There’s a whole heap of stuff going on in the independent SFX community that’s worth making note of. So, here goes…
New Libraries Available Now…
New Sound Lab’s Optical Drives
This library features recordings of computer optical disc drives (two internal desktop CD/DVD-R and one internal laptop slim CD/DVD-R slot-load).
Two induction coil pickups were used to record the electromagnetic fields emitted by the drives, capturing a very unique set of sounds and textures. These range from sharp percussive bleeps, glitchy static and noise, to electromechanical motor sounds, and drones. You’ll find use for many applications, including UI interface design, transitions, sci-fi, robot/servo sounds, technology, and computer sound effects.
Recordings include all functions of the DVD drives, e.g. disc loading, reading, writing/burning, spin up/down, errors, and disc ejecting. Also, each drive was taken apart and manipulated to create additional sounds.
Check it out here!
Awesome new libraries continue to pop up. Here are some of the latest releases we’ve noticed:
Echo Collective has just released a new library titled “Motion Textures.”
This is a design package built for drawing sonic lines and creating gently moving sonic textures. The concept is that consistent sound of friction will translate well to visual design elements that have CG and text movement on screen.
More after the jump…
We just wanted to take the time to thank our guest contributors this month:
For our featured Backgrounds and Ambiences articles…Chris Groegler, Chris Didlick, Douglas Murray, and Tim Prebble…Yann Seznec, Peter Chilvers, Robert Thomas, and Stephan Schütze for discussing interactive mobile applications…and thanks to Chuck Michael and Craig Henighan for sharing their thoughts on Dolby Atmos (as well as Josh Gershman and John Loose from Dolby for providing us with a little more data). And a big thank you also goes out to Ariel Gross for sharing his thoughts, and Brady Dyck for his interview with Rob Bridgett.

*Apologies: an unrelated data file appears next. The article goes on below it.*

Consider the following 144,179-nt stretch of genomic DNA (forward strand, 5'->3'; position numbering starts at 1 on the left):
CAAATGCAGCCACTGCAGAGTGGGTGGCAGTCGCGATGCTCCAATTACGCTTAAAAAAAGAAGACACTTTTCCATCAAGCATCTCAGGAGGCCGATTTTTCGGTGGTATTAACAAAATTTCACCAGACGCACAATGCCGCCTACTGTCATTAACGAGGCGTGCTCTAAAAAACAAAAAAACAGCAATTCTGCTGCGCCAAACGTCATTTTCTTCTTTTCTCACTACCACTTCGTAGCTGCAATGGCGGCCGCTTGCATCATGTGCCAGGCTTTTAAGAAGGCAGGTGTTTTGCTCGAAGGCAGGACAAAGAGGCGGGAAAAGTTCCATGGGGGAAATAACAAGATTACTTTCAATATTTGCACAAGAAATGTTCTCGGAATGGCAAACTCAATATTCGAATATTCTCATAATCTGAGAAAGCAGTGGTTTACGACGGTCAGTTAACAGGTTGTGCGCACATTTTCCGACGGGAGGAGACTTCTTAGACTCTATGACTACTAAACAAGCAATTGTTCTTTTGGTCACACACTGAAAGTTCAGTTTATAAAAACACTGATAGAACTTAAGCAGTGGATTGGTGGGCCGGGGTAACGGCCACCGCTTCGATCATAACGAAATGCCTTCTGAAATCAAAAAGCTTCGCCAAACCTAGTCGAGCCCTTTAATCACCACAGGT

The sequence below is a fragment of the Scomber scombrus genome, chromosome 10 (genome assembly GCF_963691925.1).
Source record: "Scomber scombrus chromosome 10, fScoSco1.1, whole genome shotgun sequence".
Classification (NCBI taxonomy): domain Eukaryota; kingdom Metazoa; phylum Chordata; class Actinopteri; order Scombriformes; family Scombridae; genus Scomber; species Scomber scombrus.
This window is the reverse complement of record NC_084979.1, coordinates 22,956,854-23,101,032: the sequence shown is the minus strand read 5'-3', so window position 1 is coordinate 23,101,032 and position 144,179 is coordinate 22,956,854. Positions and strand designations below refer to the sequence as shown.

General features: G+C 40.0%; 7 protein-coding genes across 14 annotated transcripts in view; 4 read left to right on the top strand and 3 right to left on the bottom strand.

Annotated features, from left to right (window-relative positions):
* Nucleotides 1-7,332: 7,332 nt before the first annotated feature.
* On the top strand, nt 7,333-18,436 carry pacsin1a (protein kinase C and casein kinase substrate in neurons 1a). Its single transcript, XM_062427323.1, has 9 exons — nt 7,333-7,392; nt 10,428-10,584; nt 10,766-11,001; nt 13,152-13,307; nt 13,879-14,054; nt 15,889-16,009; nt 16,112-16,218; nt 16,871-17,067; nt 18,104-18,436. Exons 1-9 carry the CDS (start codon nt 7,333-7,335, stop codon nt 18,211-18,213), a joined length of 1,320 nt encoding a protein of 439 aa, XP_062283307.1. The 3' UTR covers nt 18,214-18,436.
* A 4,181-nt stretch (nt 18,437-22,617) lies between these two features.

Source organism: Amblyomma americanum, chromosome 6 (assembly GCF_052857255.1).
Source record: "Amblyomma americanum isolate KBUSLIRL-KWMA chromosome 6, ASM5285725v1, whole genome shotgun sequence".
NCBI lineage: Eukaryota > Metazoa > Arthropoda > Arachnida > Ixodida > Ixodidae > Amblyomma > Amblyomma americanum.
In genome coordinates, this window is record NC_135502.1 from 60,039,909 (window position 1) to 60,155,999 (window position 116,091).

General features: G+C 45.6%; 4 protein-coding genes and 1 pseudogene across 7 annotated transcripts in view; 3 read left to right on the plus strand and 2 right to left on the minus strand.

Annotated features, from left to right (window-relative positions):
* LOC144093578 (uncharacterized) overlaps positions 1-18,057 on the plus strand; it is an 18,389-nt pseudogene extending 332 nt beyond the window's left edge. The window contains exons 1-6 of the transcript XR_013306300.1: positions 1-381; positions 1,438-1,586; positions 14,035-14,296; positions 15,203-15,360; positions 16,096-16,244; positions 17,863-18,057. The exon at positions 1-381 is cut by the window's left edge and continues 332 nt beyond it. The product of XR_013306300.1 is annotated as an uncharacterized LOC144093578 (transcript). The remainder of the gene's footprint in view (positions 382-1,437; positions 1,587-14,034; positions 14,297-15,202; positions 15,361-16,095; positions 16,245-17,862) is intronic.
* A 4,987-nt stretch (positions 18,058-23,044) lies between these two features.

Thanks again gentlemen!
Remember…this is a site for the community, by the community. If you would like to contribute in the future, drop us a line.
Guest Contribution by Tim Prebble
I suspect growing up in a very quiet location on a farm in the South Island of New Zealand may have something to do with it, but I feel I have always been very aware of ambient sound. I have vivid sound memories from childhood, of ambiences! Waking up before the birds and waiting for them… The sound of the wind in blue gum trees and the sound from inside the shed when a bluegum nut fell off the tree and landed on the tin roof & rolled down… The sound of the Rangitata river when it was in flood and that time my dog swam out to an island & got stuck there for a while… what was he thinking?? Whether being sound obsessed is 100% normal I’m not sure, nor do I care, but when I first started working as a trainnee sound effects editor recording and editing ambiences was one of the first things I really relished. And decades later I still do. The contribution ambiences make to a film is so powerful, and yet they achieve their effect via the most understated duplicitous act: ideally an audience doesn’t notice them, but is deeply effected by them.
Me: Did we mention Tim Prebble’s new library Tortured Cymbals this month?
Myself: You know, I don’t think we did.
I: Why not?! Tim puts together some amazing libraries.
Me: I don’t know. That’s a pretty awful oversight on my part. I’m an idiot!
Myself: You are!
I: As long as we’re all in agreement. Now let’s get this post up.